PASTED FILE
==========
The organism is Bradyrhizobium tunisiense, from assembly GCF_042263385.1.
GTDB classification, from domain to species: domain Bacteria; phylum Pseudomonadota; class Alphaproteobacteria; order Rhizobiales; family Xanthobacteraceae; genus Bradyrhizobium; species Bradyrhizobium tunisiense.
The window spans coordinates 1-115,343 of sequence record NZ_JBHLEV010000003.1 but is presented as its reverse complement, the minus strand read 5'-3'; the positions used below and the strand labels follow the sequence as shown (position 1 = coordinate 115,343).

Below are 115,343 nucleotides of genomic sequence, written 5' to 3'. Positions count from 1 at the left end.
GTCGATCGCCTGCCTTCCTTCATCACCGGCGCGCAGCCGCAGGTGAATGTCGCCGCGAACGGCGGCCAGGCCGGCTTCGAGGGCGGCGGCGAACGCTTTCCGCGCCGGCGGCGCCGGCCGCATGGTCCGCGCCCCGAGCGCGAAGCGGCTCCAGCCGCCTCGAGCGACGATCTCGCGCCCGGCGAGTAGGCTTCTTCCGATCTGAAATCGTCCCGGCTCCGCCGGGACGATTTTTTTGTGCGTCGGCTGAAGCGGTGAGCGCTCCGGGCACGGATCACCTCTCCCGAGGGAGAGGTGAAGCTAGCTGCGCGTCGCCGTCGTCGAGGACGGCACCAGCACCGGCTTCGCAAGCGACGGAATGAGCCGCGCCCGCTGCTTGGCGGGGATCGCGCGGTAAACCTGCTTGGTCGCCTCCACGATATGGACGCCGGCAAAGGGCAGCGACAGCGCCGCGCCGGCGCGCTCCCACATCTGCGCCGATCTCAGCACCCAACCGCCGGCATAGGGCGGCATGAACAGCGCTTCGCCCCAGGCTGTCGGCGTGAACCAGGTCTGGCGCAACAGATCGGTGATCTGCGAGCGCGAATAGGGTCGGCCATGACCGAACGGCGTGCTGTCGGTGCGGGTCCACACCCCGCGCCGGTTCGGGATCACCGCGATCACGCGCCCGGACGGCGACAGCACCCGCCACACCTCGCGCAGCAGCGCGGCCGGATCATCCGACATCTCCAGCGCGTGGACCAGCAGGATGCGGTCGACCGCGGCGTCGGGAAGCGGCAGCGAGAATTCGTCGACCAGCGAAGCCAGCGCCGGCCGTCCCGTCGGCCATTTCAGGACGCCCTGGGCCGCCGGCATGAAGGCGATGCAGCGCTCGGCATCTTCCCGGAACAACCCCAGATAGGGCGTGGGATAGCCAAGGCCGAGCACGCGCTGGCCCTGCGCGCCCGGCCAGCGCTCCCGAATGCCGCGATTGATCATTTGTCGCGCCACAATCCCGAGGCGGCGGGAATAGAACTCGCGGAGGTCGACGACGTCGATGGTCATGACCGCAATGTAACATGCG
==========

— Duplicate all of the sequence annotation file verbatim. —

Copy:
The organism is Bradyrhizobium tunisiense, from assembly GCF_042263385.1.
GTDB classification, from domain to species: domain Bacteria; phylum Pseudomonadota; class Alphaproteobacteria; order Rhizobiales; family Xanthobacteraceae; genus Bradyrhizobium; species Bradyrhizobium tunisiense.
The window spans coordinates 1-115,343 of sequence record NZ_JBHLEV010000003.1 but is presented as its reverse complement, the minus strand read 5'-3'; the positions used below and the strand labels follow the sequence as shown (position 1 = coordinate 115,343).

Below are 115,343 nucleotides of genomic sequence, written 5' to 3'. Positions count from 1 at the left end.
GTCGATCGCCTGCCTTCCTTCATCACCGGCGCGCAGCCGCAGGTGAATGTCGCCGCGAACGGCGGCCAGGCCGGCTTCGAGGGCGGCGGCGAACGCTTTCCGCGCCGGCGGCGCCGGCCGCATGGTCCGCGCCCCGAGCGCGAAGCGGCTCCAGCCGCCTCGAGCGACGATCTCGCGCCCGGCGAGTAGGCTTCTTCCGATCTGAAATCGTCCCGGCTCCGCCGGGACGATTTTTTTGTGCGTCGGCTGAAGCGGTGAGCGCTCCGGGCACGGATCACCTCTCCCGAGGGAGAGGTGAAGCTAGCTGCGCGTCGCCGTCGTCGAGGACGGCACCAGCACCGGCTTCGCAAGCGACGGAATGAGCCGCGCCCGCTGCTTGGCGGGGATCGCGCGGTAAACCTGCTTGGTCGCCTCCACGATATGGACGCCGGCAAAGGGCAGCGACAGCGCCGCGCCGGCGCGCTCCCACATCTGCGCCGATCTCAGCACCCAACCGCCGGCATAGGGCGGCATGAACAGCGCTTCGCCCCAGGCTGTCGGCGTGAACCAGGTCTGGCGCAACAGATCGGTGATCTGCGAGCGCGAATAGGGTCGGCCATGACCGAACGGCGTGCTGTCGGTGCGGGTCCACACCCCGCGCCGGTTCGGGATCACCGCGATCACGCGCCCGGACGGCGACAGCACCCGCCACACCTCGCGCAGCAGCGCGGCCGGATCATCCGACATCTCCAGCGCGTGGACCAGCAGGATGCGGTCGACCGCGGCGTCGGGAAGCGGCAGCGAGAATTCGTCGACCAGCGAAGCCAGCGCCGGCCGTCCCGTCGGCCATTTCAGGACGCCCTGGGCCGCCGGCATGAAGGCGATGCAGCGCTCGGCATCTTCCCGGAACAACCCCAGATAGGGCGTGGGATAGCCAAGGCCGAGCACGCGCTGGCCCTGCGCGCCCGGCCAGCGCTCCCGAATGCCGCGATTGATCATTTGTCGCGCCACAATCCCGAGGCGGCGGGAATAGAACTCGCGGAGGTCGACGACGTCGATGGTCATGACCGCAATGTAACATGCG